Strangely massive black hole discovered in Milky Way satellite galaxy

The finding could redefine our understanding of how all galaxies evolve.

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Leo I is one of the Milky Way’s dwarf satellite galaxies. Recently, astronomers at The University of Texas at Austin’s McDonald Observatory have discovered an unusually massive black hole at the center of these satellite galaxies. The black hole is as massive as the black hole in our galaxy.

Leo I is peculiar: Unlike other dwarf galaxies, it does not contain much dark matter. Scientists measured Leo I’s dark matter profile, i.e., how the density of dark matter changes from the galaxy’s outer edges into its center.

They gauged its gravitational pull on the stars. The faster the stars move, the more matter there is enclosed in their orbits. Scientists, specifically, wanted to determine:

1. Whether dark matter density increases toward the galaxy’s center.

2. Whether their profile measurement would match previous ones made using older telescope data combined with computer models.

Scientists used the observations from a unique instrument called VIRUS-W on McDonald Observatory’s 2.7-meter Harlan J. Smith Telescope.

UT astronomer Karl Gebhardt said, “The models are screaming that you need a black hole at the center; you don’t need a lot of dark matter. You have a tiny galaxy falling into the Milky Way, and its black hole is about as massive as the Milky Way’s. The mass ratio is huge. The Milky Way is dominant; the Leo I black hole is almost comparable.”

Scientists noted, “The result was different from the past studies of Leo I due to a combination of better data and the supercomputer simulations. The central, dense region of the galaxy was mostly unexplored in previous studies, which concentrated on the velocities of individual stars.”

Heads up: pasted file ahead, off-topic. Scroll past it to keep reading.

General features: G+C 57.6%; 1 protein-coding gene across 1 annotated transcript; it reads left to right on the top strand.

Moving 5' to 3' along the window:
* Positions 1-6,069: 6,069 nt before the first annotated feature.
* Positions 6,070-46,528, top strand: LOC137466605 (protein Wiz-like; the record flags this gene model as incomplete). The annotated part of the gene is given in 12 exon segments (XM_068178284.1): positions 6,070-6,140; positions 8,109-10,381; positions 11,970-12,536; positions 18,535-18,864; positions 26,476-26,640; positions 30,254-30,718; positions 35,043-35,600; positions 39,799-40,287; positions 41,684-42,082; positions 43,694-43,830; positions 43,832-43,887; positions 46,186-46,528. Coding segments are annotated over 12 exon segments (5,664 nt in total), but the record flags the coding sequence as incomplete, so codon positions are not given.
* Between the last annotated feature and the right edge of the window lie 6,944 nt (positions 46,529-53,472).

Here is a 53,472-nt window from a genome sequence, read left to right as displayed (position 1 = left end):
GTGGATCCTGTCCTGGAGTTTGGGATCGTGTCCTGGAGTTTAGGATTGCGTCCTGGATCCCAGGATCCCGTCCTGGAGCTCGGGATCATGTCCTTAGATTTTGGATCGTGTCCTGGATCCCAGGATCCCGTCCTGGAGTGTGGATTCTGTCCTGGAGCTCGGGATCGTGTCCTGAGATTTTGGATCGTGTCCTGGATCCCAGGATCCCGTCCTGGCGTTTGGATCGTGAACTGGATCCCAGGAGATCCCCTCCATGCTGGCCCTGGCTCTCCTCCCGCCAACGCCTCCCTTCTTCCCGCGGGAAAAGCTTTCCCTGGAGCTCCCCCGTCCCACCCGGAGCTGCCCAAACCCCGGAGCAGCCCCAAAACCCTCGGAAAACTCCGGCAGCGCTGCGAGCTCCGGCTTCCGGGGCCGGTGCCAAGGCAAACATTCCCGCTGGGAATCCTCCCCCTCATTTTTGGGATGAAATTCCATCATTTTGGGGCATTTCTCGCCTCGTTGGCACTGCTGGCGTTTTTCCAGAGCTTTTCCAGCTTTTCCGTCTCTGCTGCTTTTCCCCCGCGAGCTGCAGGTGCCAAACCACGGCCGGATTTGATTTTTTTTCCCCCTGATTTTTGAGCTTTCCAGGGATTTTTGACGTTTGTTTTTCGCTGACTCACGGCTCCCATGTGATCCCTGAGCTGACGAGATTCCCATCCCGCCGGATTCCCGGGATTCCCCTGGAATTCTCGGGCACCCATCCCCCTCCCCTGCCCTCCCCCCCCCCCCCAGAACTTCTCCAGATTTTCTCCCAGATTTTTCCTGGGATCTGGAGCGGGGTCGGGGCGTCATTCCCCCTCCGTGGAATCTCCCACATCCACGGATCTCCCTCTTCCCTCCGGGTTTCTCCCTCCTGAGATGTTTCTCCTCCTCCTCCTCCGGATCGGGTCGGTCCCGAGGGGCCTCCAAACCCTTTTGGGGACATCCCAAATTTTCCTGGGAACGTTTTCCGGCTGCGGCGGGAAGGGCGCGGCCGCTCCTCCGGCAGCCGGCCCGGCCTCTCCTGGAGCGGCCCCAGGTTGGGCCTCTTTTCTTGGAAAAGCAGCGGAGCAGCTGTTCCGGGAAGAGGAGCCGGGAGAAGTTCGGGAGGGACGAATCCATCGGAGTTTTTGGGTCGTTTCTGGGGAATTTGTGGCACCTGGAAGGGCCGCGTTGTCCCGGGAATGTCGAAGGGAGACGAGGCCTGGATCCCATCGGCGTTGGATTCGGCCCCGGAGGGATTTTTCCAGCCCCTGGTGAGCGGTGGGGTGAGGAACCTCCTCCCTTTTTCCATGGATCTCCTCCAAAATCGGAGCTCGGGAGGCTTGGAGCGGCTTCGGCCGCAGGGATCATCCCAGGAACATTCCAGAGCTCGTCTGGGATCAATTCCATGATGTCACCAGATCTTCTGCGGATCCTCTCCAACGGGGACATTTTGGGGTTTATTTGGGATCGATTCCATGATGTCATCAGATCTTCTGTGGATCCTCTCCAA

“The current study showed that for those few velocities that were taken in the past, there was a bias toward low velocities. This, in turn, decreased the inferred amount of matter enclosed within their orbits.”

The data used in the study- focused on the central region and is unaffected by this bias. The amount of inferred matter enclosed within the stars’ orbits skyrocketed.

Gebhardt said“The result is all the more important as astronomers have used galaxies such as Leo I, called ‘dwarf spheroidal galaxies, for 20 years to understand how dark matter is distributed within galaxies. This new type of black hole merger also gives gravitational wave observatories a new signal to search for.”

“If the mass of Leo I’s black hole is high, that may explain how black holes grow in massive galaxies. That’s because over time, as small galaxies like Leo I fall into larger galaxies, the smaller galaxy’s black hole merges with that of, the larger galaxy, increasing its mass.”

Journal Reference:

  1. M. J. Bustamante-Rosell et al. Dynamical Analysis of the Dark Matter and Central Black Hole Mass in the Dwarf Spheroidal Leo I. DOI: 10.3847/1538-4357/ac0c79